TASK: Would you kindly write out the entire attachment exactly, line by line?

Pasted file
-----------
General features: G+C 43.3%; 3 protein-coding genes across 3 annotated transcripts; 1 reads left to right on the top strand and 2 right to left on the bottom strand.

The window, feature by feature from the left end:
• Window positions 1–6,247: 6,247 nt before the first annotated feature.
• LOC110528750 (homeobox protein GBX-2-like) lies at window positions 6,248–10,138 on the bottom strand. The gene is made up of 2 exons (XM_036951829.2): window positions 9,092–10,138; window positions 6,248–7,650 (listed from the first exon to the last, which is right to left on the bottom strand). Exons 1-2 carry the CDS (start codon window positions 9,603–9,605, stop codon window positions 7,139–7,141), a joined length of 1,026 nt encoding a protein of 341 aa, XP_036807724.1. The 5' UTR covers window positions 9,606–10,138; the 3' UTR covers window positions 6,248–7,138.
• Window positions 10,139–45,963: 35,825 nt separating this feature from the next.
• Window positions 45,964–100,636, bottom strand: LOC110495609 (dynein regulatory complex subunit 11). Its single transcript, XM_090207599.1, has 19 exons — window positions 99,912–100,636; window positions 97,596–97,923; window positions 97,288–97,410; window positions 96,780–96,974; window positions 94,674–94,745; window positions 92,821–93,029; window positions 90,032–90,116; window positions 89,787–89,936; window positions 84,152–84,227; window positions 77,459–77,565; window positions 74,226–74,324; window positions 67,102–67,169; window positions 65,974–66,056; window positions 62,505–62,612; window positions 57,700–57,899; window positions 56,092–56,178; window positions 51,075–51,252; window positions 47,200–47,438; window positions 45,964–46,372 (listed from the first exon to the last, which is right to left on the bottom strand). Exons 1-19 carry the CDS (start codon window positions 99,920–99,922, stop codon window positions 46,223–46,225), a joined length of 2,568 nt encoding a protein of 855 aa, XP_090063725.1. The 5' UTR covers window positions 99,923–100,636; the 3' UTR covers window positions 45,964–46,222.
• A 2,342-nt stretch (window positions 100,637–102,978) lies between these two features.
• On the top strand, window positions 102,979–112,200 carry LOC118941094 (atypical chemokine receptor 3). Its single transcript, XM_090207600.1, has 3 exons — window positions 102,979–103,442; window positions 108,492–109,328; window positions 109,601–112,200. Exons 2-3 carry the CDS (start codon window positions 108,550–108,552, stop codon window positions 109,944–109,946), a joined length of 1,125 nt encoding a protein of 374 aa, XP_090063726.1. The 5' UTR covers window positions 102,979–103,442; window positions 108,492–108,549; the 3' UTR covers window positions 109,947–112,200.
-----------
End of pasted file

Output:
General features: G+C 43.3%; 3 protein-coding genes across 3 annotated transcripts; 1 reads left to right on the top strand and 2 right to left on the bottom strand.

The window, feature by feature from the left end:
• Window positions 1–6,247: 6,247 nt before the first annotated feature.
• LOC110528750 (homeobox protein GBX-2-like) lies at window positions 6,248–10,138 on the bottom strand. The gene is made up of 2 exons (XM_036951829.2): window positions 9,092–10,138; window positions 6,248–7,650 (listed from the first exon to the last, which is right to left on the bottom strand). Exons 1-2 carry the CDS (start codon window positions 9,603–9,605, stop codon window positions 7,139–7,141), a joined length of 1,026 nt encoding a protein of 341 aa, XP_036807724.1. The 5' UTR covers window positions 9,606–10,138; the 3' UTR covers window positions 6,248–7,138.
• Window positions 10,139–45,963: 35,825 nt separating this feature from the next.
• Window positions 45,964–100,636, bottom strand: LOC110495609 (dynein regulatory complex subunit 11). Its single transcript, XM_090207599.1, has 19 exons — window positions 99,912–100,636; window positions 97,596–97,923; window positions 97,288–97,410; window positions 96,780–96,974; window positions 94,674–94,745; window positions 92,821–93,029; window positions 90,032–90,116; window positions 89,787–89,936; window positions 84,152–84,227; window positions 77,459–77,565; window positions 74,226–74,324; window positions 67,102–67,169; window positions 65,974–66,056; window positions 62,505–62,612; window positions 57,700–57,899; window positions 56,092–56,178; window positions 51,075–51,252; window positions 47,200–47,438; window positions 45,964–46,372 (listed from the first exon to the last, which is right to left on the bottom strand). Exons 1-19 carry the CDS (start codon window positions 99,920–99,922, stop codon window positions 46,223–46,225), a joined length of 2,568 nt encoding a protein of 855 aa, XP_090063725.1. The 5' UTR covers window positions 99,923–100,636; the 3' UTR covers window positions 45,964–46,222.
• A 2,342-nt stretch (window positions 100,637–102,978) lies between these two features.
• On the top strand, window positions 102,979–112,200 carry LOC118941094 (atypical chemokine receptor 3). Its single transcript, XM_090207600.1, has 3 exons — window positions 102,979–103,442; window positions 108,492–109,328; window positions 109,601–112,200. Exons 2-3 carry the CDS (start codon window positions 108,550–108,552, stop codon window positions 109,944–109,946), a joined length of 1,125 nt encoding a protein of 374 aa, XP_090063726.1. The 5' UTR covers window positions 102,979–103,442; window positions 108,492–108,549; the 3' UTR covers window positions 109,947–112,200.